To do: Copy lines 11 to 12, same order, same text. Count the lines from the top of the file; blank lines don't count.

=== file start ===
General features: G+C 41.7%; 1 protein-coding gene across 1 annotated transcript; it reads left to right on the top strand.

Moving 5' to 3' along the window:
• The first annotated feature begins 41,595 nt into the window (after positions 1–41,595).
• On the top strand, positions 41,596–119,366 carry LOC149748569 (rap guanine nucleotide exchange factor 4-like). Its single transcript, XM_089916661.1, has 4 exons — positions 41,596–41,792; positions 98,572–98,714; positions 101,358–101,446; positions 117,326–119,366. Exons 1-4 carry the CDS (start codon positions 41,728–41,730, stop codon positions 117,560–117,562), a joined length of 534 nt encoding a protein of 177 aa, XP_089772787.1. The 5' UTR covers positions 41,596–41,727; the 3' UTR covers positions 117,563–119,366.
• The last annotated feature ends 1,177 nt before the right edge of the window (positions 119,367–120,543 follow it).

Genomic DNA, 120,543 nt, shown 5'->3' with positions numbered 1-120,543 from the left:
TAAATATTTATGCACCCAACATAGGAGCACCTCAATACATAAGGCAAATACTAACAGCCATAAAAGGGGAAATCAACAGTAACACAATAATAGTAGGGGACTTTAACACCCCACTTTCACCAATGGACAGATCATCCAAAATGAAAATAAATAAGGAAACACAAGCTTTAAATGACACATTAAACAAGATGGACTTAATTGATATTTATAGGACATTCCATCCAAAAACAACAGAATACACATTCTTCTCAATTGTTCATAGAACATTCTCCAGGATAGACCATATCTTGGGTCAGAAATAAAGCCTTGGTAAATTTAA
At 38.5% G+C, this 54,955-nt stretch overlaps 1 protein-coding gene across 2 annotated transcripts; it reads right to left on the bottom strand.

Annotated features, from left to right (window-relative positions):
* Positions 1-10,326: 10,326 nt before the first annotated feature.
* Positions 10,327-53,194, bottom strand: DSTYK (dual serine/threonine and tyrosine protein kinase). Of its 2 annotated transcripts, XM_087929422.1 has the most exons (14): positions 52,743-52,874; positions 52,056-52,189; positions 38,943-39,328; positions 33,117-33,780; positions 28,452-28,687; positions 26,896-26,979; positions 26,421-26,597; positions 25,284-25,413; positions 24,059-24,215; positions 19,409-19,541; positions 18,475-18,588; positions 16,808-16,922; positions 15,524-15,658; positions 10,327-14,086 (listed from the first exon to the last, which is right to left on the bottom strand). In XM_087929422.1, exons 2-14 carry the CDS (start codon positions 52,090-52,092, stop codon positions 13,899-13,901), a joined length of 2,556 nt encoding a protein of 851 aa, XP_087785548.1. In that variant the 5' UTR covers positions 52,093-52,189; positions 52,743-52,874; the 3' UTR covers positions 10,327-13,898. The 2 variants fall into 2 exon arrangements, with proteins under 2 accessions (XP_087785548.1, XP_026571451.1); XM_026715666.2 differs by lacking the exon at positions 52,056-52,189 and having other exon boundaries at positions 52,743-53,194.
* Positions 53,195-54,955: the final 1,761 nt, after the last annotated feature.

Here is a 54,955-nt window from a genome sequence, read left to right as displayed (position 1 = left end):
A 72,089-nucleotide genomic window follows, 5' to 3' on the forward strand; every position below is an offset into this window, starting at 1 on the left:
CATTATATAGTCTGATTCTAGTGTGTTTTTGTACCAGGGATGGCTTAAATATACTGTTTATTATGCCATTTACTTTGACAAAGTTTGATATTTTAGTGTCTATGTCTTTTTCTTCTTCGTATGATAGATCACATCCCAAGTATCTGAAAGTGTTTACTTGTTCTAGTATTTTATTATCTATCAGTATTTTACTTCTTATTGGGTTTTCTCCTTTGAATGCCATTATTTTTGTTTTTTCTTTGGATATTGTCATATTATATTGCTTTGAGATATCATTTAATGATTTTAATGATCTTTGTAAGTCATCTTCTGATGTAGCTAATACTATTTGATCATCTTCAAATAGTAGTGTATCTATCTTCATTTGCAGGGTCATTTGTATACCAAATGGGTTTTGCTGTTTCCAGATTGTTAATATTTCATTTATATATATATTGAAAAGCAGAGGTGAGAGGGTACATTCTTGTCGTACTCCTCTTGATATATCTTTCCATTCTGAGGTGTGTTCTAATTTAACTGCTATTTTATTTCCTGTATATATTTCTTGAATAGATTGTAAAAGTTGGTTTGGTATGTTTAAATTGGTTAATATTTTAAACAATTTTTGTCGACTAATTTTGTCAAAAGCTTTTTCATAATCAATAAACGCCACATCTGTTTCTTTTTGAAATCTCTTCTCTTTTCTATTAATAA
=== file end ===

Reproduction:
* Positions 10,327-53,194, bottom strand: DSTYK (dual serine/threonine and tyrosine protein kinase). Of its 2 annotated transcripts, XM_087929422.1 has the most exons (14): positions 52,743-52,874; positions 52,056-52,189; positions 38,943-39,328; positions 33,117-33,780; positions 28,452-28,687; positions 26,896-26,979; positions 26,421-26,597; positions 25,284-25,413; positions 24,059-24,215; positions 19,409-19,541; positions 18,475-18,588; positions 16,808-16,922; positions 15,524-15,658; positions 10,327-14,086 (listed from the first exon to the last, which is right to left on the bottom strand). In XM_087929422.1, exons 2-14 carry the CDS (start codon positions 52,090-52,092, stop codon positions 13,899-13,901), a joined length of 2,556 nt encoding a protein of 851 aa, XP_087785548.1. In that variant the 5' UTR covers positions 52,093-52,189; positions 52,743-52,874; the 3' UTR covers positions 10,327-13,898. The 2 variants fall into 2 exon arrangements, with proteins under 2 accessions (XP_087785548.1, XP_026571451.1); XM_026715666.2 differs by lacking the exon at positions 52,056-52,189 and having other exon boundaries at positions 52,743-53,194.
* Positions 53,195-54,955: the final 1,761 nt, after the last annotated feature.